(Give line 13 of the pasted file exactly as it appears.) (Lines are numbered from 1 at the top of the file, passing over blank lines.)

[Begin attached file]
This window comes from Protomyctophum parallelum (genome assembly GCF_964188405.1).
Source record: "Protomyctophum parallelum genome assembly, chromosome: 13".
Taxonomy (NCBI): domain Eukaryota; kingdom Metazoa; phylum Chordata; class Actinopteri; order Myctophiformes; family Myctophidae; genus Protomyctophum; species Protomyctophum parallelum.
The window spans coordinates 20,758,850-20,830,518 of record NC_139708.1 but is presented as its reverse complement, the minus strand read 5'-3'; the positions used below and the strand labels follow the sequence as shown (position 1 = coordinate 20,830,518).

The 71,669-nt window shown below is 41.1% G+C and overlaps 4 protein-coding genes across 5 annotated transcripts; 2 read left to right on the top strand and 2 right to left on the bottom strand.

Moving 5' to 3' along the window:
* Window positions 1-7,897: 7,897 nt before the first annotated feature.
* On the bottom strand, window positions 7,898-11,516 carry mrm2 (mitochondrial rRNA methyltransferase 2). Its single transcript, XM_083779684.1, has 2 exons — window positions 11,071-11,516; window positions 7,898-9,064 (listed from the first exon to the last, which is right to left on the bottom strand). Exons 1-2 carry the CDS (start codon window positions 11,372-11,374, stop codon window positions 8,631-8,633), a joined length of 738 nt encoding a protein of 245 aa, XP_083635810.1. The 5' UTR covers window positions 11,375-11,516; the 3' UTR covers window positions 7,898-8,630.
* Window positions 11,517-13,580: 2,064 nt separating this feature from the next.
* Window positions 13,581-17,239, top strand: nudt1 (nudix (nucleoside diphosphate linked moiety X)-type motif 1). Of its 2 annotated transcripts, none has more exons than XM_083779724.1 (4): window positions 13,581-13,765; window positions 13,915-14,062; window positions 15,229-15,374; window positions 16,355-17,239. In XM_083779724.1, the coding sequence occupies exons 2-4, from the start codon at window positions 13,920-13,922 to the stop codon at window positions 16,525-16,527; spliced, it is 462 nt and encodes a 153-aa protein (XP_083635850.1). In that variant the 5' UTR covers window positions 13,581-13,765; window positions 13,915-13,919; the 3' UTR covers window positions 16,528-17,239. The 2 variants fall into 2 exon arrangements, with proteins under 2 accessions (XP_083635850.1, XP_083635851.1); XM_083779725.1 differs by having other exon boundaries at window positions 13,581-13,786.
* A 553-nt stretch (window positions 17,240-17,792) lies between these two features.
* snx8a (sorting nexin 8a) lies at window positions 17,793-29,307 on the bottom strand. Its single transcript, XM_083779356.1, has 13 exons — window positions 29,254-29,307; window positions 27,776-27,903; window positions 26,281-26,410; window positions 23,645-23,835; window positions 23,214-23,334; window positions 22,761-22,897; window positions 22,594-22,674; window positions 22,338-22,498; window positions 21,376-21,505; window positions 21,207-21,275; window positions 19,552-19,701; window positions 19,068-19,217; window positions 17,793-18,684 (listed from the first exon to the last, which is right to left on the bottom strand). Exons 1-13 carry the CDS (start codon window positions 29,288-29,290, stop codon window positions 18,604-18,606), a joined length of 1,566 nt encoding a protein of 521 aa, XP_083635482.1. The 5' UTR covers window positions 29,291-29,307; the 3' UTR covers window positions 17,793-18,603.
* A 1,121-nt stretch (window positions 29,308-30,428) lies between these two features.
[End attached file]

* A 1,121-nt stretch (window positions 29,308-30,428) lies between these two features.